Every day, I get glimpses of the erasure of Americans of color. My May 8 New York Times arts section (“For a Great Escape, Try a 1940s Musical”) describes the era when white movie stars like Fred Astaire and Shirley Temple danced in blackface to tap and jazz, trained by African American dancers, allowed to appear in Hollywood films only in stand-alone scenes that could be cut out when the films were shown in the South.
In the same issue, I learn of another erased American of color, Thomas McKeller, the elevator operator whose “tautly muscled body” was sketched in charcoal by John Singer Sargent, serving as the basis of the artist’s gods and heroes murals, his model’s African American facial features replaced by “classic” Greek and Roman features, hair and skin.
The very next day, the Times runs “A Killing Sheds Light on the Fear of ‘Running While Black,” about Black joggers who call out greetings or flash smiles to white passersby, so as not to be feared, knowing their individuality is unlikely to be seen. As one runner puts it: “I don’t know who taught me that, but I know it’s required, and that’s really sad.”
Three days later, the Boston Globe reports that due to the COVID19 pandemic, Boston officials have finally (but temporarily) dropped the entrance exam to their three prestigious public high schools, a test based not on what is covered in Boston lower schools, but rather on what’s covered in private (“independent”) lower schools. Another erasure, this time of black and brown youth, who are, largely for this reason, less likely to gain entrance to Boston’s “exam schools.”
The next day, I see a public TV documentary on Asian American history, including how Chinese laborers who built much of our country’s first transcontinental railway were excluded from the famous 1869 photograph of the final “Golden Spike,” joining East and West coast tracks, just as during and after World War II, the more than 1 million Black soldiers were left out of World War II news broadcasts lauding “American soldiers'” bravery. Decades later, the Department of Defense commissions a documentary about Black soldiers’ WW II contributions, but nixes Black filmmaker William H. Smith’s inclusion of soldiers’ frank accounts of racism. That full reality can finally be seen, thanks to Smith’s independently produced “The Invisible Soldiers – Unheard Voices.” Perhaps this explains the recent comment of Drew Brees, the white Saints quarterback who claimed that “taking the knee” dishonors his grandfathers’ service, ignoring the Black soldiers who served as well.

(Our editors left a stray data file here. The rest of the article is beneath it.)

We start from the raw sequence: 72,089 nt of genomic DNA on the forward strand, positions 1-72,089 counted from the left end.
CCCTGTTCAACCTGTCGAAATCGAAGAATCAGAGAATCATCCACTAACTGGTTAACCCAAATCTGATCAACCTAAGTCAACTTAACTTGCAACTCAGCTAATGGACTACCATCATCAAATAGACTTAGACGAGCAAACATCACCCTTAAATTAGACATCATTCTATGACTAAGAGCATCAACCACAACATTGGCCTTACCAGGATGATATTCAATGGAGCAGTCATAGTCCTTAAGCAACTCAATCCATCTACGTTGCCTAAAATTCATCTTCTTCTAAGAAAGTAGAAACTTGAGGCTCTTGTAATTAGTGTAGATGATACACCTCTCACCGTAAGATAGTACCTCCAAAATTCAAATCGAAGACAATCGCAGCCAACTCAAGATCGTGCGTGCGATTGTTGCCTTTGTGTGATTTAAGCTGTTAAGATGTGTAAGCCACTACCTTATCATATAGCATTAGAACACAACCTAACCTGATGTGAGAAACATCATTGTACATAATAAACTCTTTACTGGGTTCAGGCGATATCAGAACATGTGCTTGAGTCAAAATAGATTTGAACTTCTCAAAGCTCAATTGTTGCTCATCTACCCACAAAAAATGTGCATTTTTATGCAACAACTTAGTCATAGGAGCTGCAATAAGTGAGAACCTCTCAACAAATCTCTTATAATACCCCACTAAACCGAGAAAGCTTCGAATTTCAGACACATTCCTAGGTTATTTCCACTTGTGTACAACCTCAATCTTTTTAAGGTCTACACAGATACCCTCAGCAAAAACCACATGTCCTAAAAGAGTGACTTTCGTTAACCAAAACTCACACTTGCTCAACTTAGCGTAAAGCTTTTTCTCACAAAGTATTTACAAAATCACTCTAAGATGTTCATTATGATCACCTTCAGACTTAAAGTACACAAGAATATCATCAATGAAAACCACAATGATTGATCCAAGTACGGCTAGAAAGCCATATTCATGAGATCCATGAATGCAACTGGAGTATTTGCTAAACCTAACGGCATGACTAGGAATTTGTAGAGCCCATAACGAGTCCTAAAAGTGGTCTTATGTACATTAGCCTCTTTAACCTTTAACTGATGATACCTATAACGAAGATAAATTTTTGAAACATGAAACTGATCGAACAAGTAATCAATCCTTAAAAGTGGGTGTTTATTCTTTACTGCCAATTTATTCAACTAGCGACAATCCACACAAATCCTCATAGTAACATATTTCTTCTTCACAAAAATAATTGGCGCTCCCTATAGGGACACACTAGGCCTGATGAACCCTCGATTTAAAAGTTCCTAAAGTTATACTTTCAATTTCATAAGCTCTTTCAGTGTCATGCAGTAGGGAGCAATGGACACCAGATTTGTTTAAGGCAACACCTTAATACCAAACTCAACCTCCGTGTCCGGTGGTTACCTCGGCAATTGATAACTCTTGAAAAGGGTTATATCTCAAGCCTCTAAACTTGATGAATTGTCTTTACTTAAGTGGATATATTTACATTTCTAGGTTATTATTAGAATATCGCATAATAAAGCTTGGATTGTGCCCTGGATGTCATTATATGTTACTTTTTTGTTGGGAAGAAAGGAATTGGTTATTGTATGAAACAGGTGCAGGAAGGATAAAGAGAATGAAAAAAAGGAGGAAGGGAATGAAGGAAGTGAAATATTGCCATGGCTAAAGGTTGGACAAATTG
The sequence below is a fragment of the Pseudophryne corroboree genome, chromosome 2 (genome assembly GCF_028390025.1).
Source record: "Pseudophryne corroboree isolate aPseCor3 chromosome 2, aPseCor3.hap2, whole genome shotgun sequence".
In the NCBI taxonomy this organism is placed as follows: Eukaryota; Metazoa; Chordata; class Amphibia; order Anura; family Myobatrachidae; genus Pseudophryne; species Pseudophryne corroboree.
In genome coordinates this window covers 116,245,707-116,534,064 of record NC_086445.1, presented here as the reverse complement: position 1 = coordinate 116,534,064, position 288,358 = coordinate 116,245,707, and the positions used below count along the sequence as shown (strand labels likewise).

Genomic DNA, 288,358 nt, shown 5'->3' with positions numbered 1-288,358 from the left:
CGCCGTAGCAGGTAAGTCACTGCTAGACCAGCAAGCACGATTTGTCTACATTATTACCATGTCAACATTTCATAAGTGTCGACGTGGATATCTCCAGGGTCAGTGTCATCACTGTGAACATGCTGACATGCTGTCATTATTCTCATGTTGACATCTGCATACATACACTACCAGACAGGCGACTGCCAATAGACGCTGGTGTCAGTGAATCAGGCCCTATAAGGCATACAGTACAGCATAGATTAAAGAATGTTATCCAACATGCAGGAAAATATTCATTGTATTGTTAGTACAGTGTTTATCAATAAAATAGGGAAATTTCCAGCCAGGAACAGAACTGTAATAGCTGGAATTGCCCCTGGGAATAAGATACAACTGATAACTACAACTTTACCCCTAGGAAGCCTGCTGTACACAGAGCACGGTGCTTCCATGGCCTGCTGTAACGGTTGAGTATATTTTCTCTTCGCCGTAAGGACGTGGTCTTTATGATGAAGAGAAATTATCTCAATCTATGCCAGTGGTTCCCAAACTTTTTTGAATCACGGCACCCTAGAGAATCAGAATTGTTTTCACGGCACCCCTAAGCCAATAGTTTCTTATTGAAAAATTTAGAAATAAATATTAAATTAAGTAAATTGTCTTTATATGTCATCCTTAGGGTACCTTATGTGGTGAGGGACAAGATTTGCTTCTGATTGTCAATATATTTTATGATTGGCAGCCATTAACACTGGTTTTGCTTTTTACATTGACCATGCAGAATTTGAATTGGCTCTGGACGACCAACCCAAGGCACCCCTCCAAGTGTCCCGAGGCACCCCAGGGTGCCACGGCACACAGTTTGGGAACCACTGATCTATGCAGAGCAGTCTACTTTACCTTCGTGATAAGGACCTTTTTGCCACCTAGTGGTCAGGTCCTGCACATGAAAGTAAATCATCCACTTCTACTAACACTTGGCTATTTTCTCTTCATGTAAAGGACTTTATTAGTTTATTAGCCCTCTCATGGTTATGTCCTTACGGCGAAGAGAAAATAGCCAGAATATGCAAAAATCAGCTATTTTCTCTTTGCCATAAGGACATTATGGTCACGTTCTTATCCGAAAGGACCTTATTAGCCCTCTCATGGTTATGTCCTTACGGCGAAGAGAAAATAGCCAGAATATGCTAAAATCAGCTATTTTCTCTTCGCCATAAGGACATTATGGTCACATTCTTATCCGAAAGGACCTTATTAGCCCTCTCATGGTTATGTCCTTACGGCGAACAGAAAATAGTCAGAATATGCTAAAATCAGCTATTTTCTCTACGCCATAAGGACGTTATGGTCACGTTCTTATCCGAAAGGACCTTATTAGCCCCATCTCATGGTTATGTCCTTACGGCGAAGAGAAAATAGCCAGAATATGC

And now, because of the global visibility of the excruciating near 9-minute knee-on-neck murder of George Floyd, what’s been invisible, especially to whites like me, has been revealed. We are finally seeing and feeling our country’s intransigent, institutionalized, inhumane and intolerable racial inequity. As writers, we can all be part of uncovering what’s hidden, to insure that people of color, now and in the past, are no longer erased.